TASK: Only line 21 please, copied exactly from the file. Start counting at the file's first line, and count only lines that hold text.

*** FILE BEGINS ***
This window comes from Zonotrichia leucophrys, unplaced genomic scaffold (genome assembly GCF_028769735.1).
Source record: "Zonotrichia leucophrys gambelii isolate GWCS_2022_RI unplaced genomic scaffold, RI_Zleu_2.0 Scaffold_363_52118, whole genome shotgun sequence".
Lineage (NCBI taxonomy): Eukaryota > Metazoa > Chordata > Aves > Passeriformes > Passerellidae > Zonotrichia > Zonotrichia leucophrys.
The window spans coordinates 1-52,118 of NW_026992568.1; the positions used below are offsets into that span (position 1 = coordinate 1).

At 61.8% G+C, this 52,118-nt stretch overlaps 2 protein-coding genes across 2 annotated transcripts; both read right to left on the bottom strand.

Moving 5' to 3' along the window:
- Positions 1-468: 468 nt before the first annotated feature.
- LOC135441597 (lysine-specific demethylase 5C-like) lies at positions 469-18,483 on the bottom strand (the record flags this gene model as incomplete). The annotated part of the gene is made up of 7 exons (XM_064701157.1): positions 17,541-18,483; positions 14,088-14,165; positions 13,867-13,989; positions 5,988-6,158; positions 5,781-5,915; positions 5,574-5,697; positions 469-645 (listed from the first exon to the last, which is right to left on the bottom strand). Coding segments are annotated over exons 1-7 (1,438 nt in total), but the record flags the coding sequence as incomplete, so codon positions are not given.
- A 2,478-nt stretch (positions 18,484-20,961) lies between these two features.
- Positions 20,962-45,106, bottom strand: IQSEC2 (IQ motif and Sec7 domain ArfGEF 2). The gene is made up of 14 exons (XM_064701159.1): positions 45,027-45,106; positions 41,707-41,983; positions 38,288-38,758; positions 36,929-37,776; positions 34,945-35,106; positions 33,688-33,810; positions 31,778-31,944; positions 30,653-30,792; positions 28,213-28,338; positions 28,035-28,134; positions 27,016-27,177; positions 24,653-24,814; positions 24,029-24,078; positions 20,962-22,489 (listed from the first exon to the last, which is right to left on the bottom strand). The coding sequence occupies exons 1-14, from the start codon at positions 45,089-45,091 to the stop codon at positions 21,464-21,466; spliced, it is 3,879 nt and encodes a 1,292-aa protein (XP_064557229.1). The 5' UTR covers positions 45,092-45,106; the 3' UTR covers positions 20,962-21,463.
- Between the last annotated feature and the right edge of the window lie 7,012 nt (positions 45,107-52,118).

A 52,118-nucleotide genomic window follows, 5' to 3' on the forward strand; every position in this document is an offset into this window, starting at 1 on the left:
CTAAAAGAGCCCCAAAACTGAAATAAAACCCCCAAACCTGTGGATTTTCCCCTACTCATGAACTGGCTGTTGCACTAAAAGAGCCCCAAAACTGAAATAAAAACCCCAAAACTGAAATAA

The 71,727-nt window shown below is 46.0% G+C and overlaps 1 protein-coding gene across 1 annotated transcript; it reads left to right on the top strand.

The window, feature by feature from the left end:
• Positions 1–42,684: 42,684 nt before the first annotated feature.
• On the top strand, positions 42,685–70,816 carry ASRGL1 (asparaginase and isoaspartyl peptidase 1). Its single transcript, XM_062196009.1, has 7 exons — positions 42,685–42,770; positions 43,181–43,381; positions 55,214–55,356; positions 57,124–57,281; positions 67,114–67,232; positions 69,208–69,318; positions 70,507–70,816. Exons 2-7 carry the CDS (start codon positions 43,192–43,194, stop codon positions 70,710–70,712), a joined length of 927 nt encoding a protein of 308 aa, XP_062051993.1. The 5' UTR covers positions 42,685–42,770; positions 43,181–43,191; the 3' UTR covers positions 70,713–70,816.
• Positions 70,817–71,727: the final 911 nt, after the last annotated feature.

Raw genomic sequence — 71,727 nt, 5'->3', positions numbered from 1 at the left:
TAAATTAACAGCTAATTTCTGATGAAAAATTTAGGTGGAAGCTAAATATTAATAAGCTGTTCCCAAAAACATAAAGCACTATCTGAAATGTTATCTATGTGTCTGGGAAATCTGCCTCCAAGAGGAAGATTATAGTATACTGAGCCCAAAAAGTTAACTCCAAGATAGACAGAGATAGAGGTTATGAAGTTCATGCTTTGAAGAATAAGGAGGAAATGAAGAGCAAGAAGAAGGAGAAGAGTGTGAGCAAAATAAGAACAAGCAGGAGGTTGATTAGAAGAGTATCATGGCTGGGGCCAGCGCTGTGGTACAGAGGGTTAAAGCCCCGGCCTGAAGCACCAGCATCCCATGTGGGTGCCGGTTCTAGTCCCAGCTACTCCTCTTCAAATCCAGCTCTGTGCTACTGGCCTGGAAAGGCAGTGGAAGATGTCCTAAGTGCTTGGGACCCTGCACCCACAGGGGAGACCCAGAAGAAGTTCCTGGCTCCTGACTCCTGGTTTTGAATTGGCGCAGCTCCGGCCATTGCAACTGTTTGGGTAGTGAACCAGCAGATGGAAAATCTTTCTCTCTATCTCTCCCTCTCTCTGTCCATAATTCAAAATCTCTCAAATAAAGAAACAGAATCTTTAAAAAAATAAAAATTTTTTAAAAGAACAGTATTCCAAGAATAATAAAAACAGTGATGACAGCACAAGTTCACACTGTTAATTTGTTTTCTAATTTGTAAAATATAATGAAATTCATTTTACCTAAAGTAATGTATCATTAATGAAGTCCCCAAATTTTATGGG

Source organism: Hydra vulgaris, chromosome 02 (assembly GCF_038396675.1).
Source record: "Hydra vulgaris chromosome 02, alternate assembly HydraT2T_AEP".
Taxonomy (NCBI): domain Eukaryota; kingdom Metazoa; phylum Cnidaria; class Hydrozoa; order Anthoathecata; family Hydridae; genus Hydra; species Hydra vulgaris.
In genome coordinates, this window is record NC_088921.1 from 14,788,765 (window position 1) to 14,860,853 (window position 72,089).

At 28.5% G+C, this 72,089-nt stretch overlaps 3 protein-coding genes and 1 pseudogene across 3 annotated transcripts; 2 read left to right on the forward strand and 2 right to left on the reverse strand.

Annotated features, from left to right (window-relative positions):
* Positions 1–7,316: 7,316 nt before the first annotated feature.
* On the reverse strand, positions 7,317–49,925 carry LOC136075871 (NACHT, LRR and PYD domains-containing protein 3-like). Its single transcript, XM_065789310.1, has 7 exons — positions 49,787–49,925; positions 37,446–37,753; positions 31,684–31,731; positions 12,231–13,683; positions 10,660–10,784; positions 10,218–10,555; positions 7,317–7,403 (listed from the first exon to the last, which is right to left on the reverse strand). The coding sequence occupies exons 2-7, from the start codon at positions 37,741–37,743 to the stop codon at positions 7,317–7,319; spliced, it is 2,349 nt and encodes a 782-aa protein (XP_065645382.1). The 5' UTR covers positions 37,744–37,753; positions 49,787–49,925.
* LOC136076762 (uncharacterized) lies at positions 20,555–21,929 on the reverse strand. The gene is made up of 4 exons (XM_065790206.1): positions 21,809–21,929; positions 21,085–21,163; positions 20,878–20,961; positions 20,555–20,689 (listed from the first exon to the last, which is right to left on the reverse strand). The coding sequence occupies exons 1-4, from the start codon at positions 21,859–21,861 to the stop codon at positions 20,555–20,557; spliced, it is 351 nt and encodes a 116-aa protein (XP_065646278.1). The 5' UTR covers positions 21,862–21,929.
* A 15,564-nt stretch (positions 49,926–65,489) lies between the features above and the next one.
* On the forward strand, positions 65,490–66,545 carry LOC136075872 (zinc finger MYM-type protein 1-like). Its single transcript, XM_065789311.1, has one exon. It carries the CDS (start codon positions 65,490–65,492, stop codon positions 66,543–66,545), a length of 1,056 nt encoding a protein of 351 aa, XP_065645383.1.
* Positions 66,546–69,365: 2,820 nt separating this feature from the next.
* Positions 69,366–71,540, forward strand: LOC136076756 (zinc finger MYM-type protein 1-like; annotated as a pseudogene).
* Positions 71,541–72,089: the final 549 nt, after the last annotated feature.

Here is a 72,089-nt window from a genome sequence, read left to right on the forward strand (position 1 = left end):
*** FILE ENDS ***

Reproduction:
Source organism: Hydra vulgaris, chromosome 02 (assembly GCF_038396675.1).